Can taxpayers profit from Northern Rock?
Evan Davis asked me on the Today Programme this morning whether the probability that taxpayers would eventually emerge with a profit on Northern Rock implies that it was a mistake to nationalise the Rock at the start of 2008.
That conclusion can't be drawn - because the losses that the Rock has suffered over the past two years of almost £1.7bn in total were massively greater than expected by any of the possible private-sector bidders for the Rock.
All the bidders - including the Rock's own management team - seriously under-estimated the difficulties that the Rock's borrowers would face in keeping up the payments, especially on the so-called "Together" mortgages (where the combined value of a mortgage and personal loan "package" taken out by customers exceeded the value of their respective homes).
So, for example, the Rock's management team put together a bid for the bank in early 2008 based on a forecast that there would be losses of just under £200m in 2008 and then a return to profit.
In the event, the Rock has suffered losses on mortgages and loans going bad in excess of £2bn over the past couple of years - or five times more than the Rock's management and other bidders for the bank expected.
So if the Rock had been kept in the private sector, the capital of the bank would have been wiped out. And nationalisation would have been merely postponed rather than avoided.
What's more, even if there hadn't been a formal transfer of the equity to the public sector, this bank was on life support from taxpayers - with around £30bn of taxpayer loans at the peak and a formal state guarantee against losses covering its entire £100bn balance sheet.
Which means that keeping it in the private sector, in the sense of ownership of the equity, would have been something of an accounting charade
In fact, some would say that if there's eventually a profit for taxpayers from taking full control of the Rock, that would be a vindication of the decision to nationalise - for two reasons.
First, that the business would arguably have haemorrhaged more without the explicit backing of the state.
Second, and more importantly, the nationalisation of the bank has permitted an exceptionally efficient reconstruction of Northern Rock with regard to its additional capital needs.
This reconstruction involved splitting the Rock in two: as of this year, there exists a new smaller retail bank, with just £10bn of mortgages on its books and £19.5bn of retail deposits - making it one of the most prudently financed banks in the world - and an "asset manager" which holds some £50bn of older mortgages.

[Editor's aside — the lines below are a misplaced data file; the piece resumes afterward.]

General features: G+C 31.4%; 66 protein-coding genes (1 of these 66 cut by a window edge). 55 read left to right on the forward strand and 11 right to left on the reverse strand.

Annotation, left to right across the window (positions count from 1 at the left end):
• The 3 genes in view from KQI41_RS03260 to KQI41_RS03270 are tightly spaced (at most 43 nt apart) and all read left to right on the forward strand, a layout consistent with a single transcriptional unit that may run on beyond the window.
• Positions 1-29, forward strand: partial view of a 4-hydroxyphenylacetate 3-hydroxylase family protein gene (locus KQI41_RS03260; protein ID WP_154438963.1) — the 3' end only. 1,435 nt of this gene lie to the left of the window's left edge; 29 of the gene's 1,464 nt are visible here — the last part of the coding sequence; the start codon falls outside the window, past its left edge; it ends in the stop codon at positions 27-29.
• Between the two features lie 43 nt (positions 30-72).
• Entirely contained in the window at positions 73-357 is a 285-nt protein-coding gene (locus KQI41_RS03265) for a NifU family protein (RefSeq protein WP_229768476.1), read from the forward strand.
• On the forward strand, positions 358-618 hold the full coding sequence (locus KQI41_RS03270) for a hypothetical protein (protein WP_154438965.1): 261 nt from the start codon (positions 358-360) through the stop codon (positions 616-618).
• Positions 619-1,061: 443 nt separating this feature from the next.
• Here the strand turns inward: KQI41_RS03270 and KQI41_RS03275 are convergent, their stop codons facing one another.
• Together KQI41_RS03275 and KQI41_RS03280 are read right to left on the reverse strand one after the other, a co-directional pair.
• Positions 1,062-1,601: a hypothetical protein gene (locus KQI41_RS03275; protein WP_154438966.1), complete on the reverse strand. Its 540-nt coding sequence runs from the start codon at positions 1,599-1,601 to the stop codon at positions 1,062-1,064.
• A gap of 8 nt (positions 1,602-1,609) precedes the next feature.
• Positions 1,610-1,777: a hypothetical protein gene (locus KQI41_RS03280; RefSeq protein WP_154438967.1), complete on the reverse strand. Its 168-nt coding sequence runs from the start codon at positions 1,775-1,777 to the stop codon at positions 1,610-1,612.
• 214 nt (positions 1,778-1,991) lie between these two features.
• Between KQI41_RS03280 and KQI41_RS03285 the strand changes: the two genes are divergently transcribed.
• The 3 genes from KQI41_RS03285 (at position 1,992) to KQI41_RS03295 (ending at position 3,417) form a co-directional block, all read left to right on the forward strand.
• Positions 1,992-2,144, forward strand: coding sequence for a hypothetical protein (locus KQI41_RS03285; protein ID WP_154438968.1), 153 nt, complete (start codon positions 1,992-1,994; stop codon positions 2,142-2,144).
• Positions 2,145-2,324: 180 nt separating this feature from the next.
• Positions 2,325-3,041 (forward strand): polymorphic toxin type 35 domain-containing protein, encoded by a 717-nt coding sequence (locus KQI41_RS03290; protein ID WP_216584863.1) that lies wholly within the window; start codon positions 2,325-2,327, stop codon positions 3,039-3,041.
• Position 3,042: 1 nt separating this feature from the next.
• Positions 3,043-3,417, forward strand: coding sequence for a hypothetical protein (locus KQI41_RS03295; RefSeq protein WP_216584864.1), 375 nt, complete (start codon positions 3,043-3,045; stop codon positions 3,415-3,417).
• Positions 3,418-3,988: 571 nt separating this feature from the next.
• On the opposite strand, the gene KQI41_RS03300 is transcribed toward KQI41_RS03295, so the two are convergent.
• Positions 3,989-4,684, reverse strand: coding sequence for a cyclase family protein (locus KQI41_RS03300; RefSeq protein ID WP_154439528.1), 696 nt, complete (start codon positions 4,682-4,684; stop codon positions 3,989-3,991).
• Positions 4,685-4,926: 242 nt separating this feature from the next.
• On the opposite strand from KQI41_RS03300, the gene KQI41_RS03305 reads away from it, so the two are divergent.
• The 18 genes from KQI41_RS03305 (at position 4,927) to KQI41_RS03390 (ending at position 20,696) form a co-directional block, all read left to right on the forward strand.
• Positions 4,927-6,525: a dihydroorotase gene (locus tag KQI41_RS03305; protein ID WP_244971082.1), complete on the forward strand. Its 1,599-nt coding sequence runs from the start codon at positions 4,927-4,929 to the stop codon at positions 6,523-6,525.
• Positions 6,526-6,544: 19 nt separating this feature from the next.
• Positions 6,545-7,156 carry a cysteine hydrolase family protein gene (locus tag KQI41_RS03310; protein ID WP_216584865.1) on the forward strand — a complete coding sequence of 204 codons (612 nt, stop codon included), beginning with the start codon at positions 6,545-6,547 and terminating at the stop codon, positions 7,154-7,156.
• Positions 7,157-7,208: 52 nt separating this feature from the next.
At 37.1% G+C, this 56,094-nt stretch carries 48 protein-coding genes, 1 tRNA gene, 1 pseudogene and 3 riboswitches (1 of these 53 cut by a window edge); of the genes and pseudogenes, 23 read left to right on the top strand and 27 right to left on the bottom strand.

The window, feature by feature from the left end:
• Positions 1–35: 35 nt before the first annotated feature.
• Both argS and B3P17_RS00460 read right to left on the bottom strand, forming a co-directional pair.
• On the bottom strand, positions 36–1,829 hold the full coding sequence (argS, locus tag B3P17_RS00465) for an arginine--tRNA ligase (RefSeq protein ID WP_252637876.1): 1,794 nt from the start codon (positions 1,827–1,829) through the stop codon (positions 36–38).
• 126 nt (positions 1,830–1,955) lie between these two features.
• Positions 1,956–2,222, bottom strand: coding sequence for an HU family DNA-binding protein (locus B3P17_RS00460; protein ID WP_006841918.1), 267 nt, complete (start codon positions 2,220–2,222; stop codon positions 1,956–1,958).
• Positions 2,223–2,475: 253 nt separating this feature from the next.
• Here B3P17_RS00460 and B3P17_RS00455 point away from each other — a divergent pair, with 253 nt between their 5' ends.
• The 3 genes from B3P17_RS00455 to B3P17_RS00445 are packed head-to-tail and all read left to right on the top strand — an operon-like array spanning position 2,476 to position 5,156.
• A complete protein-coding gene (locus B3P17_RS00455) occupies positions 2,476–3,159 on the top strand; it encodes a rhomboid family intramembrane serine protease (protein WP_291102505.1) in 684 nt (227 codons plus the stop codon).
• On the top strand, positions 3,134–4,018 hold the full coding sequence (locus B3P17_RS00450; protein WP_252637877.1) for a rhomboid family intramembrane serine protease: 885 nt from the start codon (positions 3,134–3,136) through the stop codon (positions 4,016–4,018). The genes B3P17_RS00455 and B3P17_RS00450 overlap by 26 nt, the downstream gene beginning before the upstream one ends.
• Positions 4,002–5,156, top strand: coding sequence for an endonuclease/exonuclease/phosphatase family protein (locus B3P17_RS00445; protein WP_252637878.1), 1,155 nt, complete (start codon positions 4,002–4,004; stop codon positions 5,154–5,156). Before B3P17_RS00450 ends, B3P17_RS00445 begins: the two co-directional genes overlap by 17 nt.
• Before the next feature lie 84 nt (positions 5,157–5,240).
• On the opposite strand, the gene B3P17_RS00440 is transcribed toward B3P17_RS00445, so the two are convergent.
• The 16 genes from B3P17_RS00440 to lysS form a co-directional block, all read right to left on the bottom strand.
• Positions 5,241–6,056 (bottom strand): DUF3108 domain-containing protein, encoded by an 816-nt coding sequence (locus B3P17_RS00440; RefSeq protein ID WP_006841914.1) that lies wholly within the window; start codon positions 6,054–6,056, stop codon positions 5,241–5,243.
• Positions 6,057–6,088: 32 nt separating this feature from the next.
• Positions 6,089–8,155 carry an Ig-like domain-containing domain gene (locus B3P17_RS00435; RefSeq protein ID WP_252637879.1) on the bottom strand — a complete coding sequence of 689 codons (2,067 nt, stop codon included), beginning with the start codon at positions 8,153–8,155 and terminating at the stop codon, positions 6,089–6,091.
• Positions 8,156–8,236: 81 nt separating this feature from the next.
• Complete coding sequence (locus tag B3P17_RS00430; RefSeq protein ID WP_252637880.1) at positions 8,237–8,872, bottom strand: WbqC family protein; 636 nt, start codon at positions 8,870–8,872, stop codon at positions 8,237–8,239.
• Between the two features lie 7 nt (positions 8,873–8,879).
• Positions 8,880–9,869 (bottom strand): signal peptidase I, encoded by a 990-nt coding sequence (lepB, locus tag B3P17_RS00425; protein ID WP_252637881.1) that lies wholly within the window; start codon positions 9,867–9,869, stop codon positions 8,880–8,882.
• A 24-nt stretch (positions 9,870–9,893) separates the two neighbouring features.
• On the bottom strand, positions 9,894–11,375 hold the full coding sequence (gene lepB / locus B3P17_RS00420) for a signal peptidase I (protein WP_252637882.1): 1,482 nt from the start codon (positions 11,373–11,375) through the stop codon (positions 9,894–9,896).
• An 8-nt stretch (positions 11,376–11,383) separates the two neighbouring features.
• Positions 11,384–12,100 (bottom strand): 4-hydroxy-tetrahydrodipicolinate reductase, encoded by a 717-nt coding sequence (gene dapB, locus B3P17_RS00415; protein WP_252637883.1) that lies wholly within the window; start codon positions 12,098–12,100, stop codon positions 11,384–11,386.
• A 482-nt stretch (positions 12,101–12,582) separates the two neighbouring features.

The retail bank, called Northern Rock, will be privatised, probably later in the year. And the asset manager will stay in the public sector.
That asset manager will no longer take deposits. So it requires less capital to underpin its assets as a cushion against possible future losses.
This is a long-winded way of saying that net new investment by taxpayers in Northern Rock since privatisation will emerge at around £1.6bn in total - which is the amount that taxpayers would have to get back to avoid making a loss on the nationalisation.
Is it conceivable that £1.6bn could be raised from the combination of the privatisation and the repayments over many years of the mortgages held by the nationalised asset manager?
Yes, that is possible - if not inevitable.
But it will be years before we know.
Which is not to say that there are no more difficult decisions on the Rock for whoever forms the next government.
The most tricky will be whether maximising proceeds from privatisation is paramount.
There are plenty of voices - especially in the Rock's North East home - calling for the new Rock to become a mutual once more, a vanguardist for a new generation of conservatively managed building societies.
The appeal of creating a new super-prudent, customer-owned savings-and-loans institution would be obvious to many - except that if the Rock were mutualised rather than sold, taxpayers would probably end up suffering a loss.